Review: Who’s There? by Arthur C. Clarke

Heightened by the fears of the unknown, stories within the mysterious confines of space made for colorful entertainment and speculation, and Clarke used this tension to his advantage in Who’s There.

Leave it to the exploits of the social media to put smiles on our faces as cats being cats finally breaks the internet.  But before you give too much credit to the wonders of current technological advancements and the frivolous use of multi-media to post feline mayhem, just go back in time and you will see that the cat shenanigans were influential then as well.

New World Science Fiction Magazine cover issue no 77 Nov 1958
New World Science Fiction Magazine cover,
issue no 77  Nov 1958

Who’s There? by Arthur C. Clarke is a very short story first appearing in the November 1958 issue #77 of New Worlds Science Fiction magazine (Nova Publications, Ltd). Though the piece was published numerous times over the years in other magazines and anthologies (sometimes under the variant title The Haunted Spacesuit), the edition reviewed in this post comes from the 1978 Puffin Publishing anthology “The Worlds of Arthur C. Clarke – Of Time and Stars.”

It is a quick read at just under 1800 words. You might want to take a brief moment to check it out to prevent any spoiler surprises that may be found in the review. It is available in various locations across the interweb.

Who’s There? begins with a team of astronauts working on a satellite relay system aboard a Space Station in orbit twenty thousand miles above the Earth. As the other team members meticulously work on the construction of the station in the vacuum of space, the Station Supervisor is informed of a mysterious object floating a couple miles away. Even at this distance, the object can become a hindrance to the stations navigation and must be retrieved.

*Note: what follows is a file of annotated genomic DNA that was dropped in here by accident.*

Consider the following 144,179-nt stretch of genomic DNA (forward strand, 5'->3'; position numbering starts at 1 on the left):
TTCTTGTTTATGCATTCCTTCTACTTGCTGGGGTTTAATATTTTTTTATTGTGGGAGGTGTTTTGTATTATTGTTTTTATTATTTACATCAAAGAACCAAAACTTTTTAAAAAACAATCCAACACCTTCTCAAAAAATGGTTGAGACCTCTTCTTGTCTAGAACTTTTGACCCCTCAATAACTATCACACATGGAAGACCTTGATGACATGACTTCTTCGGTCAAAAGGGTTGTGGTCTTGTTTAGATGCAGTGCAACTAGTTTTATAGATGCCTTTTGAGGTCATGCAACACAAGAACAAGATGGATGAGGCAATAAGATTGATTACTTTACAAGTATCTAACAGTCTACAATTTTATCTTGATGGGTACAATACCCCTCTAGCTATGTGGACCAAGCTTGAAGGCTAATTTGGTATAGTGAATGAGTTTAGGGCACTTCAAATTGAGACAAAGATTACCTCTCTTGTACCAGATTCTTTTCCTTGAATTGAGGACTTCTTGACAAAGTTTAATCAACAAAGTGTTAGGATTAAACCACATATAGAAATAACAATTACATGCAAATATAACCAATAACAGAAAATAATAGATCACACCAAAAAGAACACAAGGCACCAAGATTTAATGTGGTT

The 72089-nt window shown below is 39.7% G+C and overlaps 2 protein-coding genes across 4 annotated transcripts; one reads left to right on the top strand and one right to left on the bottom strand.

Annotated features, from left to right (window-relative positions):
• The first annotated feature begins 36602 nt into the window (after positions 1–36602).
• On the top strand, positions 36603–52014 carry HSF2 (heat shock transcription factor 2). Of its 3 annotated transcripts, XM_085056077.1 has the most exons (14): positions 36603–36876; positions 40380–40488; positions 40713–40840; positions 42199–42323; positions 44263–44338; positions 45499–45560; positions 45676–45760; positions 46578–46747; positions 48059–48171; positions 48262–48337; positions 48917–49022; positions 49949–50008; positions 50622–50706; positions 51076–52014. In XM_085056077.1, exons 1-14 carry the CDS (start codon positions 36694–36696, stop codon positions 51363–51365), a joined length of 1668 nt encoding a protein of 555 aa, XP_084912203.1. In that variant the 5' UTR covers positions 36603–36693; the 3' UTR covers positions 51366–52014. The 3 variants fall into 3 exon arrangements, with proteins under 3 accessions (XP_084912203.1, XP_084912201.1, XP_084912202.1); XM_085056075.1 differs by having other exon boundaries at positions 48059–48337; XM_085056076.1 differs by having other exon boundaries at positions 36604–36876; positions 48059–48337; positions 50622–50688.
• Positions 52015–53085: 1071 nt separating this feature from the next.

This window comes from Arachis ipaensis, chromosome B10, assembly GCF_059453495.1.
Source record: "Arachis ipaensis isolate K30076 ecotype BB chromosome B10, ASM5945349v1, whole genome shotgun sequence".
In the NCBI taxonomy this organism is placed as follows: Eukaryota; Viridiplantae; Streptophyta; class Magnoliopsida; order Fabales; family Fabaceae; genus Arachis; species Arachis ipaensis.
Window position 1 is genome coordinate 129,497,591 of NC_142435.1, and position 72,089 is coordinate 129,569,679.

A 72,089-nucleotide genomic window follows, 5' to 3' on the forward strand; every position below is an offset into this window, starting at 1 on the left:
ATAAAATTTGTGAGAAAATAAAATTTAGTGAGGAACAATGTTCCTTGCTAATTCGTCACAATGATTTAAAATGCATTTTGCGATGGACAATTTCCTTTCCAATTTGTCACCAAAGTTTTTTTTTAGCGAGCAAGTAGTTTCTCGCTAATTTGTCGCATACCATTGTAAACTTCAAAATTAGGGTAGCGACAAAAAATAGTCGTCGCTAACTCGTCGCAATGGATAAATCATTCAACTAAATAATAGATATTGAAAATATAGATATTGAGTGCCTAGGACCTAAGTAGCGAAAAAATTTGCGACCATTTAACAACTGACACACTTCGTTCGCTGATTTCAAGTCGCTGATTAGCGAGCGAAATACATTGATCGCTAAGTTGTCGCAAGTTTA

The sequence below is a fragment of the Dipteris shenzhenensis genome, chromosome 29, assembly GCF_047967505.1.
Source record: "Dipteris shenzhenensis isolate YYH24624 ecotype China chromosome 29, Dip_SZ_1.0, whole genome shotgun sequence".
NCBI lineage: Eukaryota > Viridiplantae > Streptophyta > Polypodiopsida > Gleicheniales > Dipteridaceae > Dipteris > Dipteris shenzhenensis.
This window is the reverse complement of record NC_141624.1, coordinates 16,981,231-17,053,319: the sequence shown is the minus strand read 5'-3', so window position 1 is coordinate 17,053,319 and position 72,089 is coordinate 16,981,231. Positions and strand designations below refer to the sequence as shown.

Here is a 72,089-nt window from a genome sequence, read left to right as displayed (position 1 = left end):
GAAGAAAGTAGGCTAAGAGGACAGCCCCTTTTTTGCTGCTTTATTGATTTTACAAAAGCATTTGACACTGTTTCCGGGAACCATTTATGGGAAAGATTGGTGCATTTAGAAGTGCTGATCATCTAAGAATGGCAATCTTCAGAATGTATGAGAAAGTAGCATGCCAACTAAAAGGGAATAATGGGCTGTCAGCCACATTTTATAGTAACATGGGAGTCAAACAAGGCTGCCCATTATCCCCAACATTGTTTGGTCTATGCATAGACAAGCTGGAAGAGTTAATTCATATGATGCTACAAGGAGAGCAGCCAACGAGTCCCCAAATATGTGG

As the only qualified member available, the supervisor dons his cylindrical “spaceship” suit and begins his retrieval mission. On the way, he begins hearing strange noises in the suit. Separated from the station, every sight and sound is amplified in the creative prose of the story. Clarke takes the reader through a gambit of fear and concern with skilled finesse as the narrator tries to understand what is going on. At this point, the reader might wonder why Clarke didn’t use “Who’s In Here” for a title, but that would have given away the surprise ending.

Written during the pinnacle of the space race, a year after the Russian’s successful launch of the Sputnik artificial satellite, the story builds on public perception. Heightened by the fears of the unknown, stories within the mysterious confines of space made for colorful entertainment and speculation, and Clarke used this tension to his advantage.

The object was assumed to be a test satellite from the “U.S. Air Force, early nineteen-sixties, judging by the design.” The narrator describes this as a twenty-year-old stray satellite, so the story’s setting is somewhere in the early to mid-nineteen-eighties. With this timestamp, a lot of the predictions by author Clarke are indicative of his insightfulness and early knowledge of space travel.

Though a little misleading, the title implies that the story is filled with tension surrounding the mystery behind the unknown object floating in the distance and putting our hero and his team in jeopardy. With growing international tensions, it’s easy to see how reader would have related to the narrator. But when the story take a twisting turn from mystery to horror, we are blindly driven to a new level of tension familiar to fans of the classic horror movies of the time period.

Okay, now for the proverbial spoiler. As stated earlier, cute and cuddly little cats are a primary trending element across social media these days. And as it turns out, a litter of kittens is the primary cause of the bizarre happenings within the spacesuit that frightened our hero to the point of unconsciousness. Ironic? Maybe. A let down to those fans who were looking for the boogie-monster? Perhaps. But as a classic element of surprise and amusement that is sure to put a smile on the face of the reader, it looks like Arthur C. Clarke was once again an accurate purveyor of things to come in Who’s There.” The true irony lies in the fact that readers never get to learn what the mysterious object floating in the distance was. All because of cats being cats.

Related articles


Leave a Reply

This site uses Akismet to reduce spam. Learn how your comment data is processed.